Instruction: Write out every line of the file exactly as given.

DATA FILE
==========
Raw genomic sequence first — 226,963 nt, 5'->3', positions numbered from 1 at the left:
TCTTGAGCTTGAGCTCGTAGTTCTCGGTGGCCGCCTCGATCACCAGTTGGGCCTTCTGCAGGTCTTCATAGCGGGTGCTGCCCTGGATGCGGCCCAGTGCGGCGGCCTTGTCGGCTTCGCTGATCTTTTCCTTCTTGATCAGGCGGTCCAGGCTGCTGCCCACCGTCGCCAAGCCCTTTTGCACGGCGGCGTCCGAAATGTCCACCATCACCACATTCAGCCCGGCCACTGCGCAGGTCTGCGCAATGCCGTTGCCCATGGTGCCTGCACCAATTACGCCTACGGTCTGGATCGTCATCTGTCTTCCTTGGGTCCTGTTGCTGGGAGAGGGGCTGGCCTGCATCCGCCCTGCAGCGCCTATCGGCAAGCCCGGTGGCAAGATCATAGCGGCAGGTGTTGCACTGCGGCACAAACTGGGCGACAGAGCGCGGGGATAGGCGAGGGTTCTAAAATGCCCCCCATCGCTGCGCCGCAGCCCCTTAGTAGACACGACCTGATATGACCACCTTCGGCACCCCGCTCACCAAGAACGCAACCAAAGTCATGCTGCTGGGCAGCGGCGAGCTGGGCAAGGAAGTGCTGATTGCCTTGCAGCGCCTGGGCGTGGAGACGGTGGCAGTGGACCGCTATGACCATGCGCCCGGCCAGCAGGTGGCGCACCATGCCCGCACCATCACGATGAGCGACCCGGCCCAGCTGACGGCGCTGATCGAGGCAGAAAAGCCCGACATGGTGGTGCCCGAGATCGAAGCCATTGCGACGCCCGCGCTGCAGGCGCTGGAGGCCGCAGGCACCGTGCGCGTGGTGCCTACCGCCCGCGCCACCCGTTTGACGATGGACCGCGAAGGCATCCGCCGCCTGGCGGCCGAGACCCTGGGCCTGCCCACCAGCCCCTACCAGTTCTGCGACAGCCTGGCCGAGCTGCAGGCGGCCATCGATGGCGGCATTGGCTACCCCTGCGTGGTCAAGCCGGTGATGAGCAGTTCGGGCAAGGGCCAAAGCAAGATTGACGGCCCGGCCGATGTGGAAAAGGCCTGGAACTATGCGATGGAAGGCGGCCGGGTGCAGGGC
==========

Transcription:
Raw genomic sequence first — 226,963 nt, 5'->3', positions numbered from 1 at the left:
TCTTGAGCTTGAGCTCGTAGTTCTCGGTGGCCGCCTCGATCACCAGTTGGGCCTTCTGCAGGTCTTCATAGCGGGTGCTGCCCTGGATGCGGCCCAGTGCGGCGGCCTTGTCGGCTTCGCTGATCTTTTCCTTCTTGATCAGGCGGTCCAGGCTGCTGCCCACCGTCGCCAAGCCCTTTTGCACGGCGGCGTCCGAAATGTCCACCATCACCACATTCAGCCCGGCCACTGCGCAGGTCTGCGCAATGCCGTTGCCCATGGTGCCTGCACCAATTACGCCTACGGTCTGGATCGTCATCTGTCTTCCTTGGGTCCTGTTGCTGGGAGAGGGGCTGGCCTGCATCCGCCCTGCAGCGCCTATCGGCAAGCCCGGTGGCAAGATCATAGCGGCAGGTGTTGCACTGCGGCACAAACTGGGCGACAGAGCGCGGGGATAGGCGAGGGTTCTAAAATGCCCCCCATCGCTGCGCCGCAGCCCCTTAGTAGACACGACCTGATATGACCACCTTCGGCACCCCGCTCACCAAGAACGCAACCAAAGTCATGCTGCTGGGCAGCGGCGAGCTGGGCAAGGAAGTGCTGATTGCCTTGCAGCGCCTGGGCGTGGAGACGGTGGCAGTGGACCGCTATGACCATGCGCCCGGCCAGCAGGTGGCGCACCATGCCCGCACCATCACGATGAGCGACCCGGCCCAGCTGACGGCGCTGATCGAGGCAGAAAAGCCCGACATGGTGGTGCCCGAGATCGAAGCCATTGCGACGCCCGCGCTGCAGGCGCTGGAGGCCGCAGGCACCGTGCGCGTGGTGCCTACCGCCCGCGCCACCCGTTTGACGATGGACCGCGAAGGCATCCGCCGCCTGGCGGCCGAGACCCTGGGCCTGCCCACCAGCCCCTACCAGTTCTGCGACAGCCTGGCCGAGCTGCAGGCGGCCATCGATGGCGGCATTGGCTACCCCTGCGTGGTCAAGCCGGTGATGAGCAGTTCGGGCAAGGGCCAAAGCAAGATTGACGGCCCGGCCGATGTGGAAAAGGCCTGGAACTATGCGATGGAAGGCGGCCGGGTGCAGGGC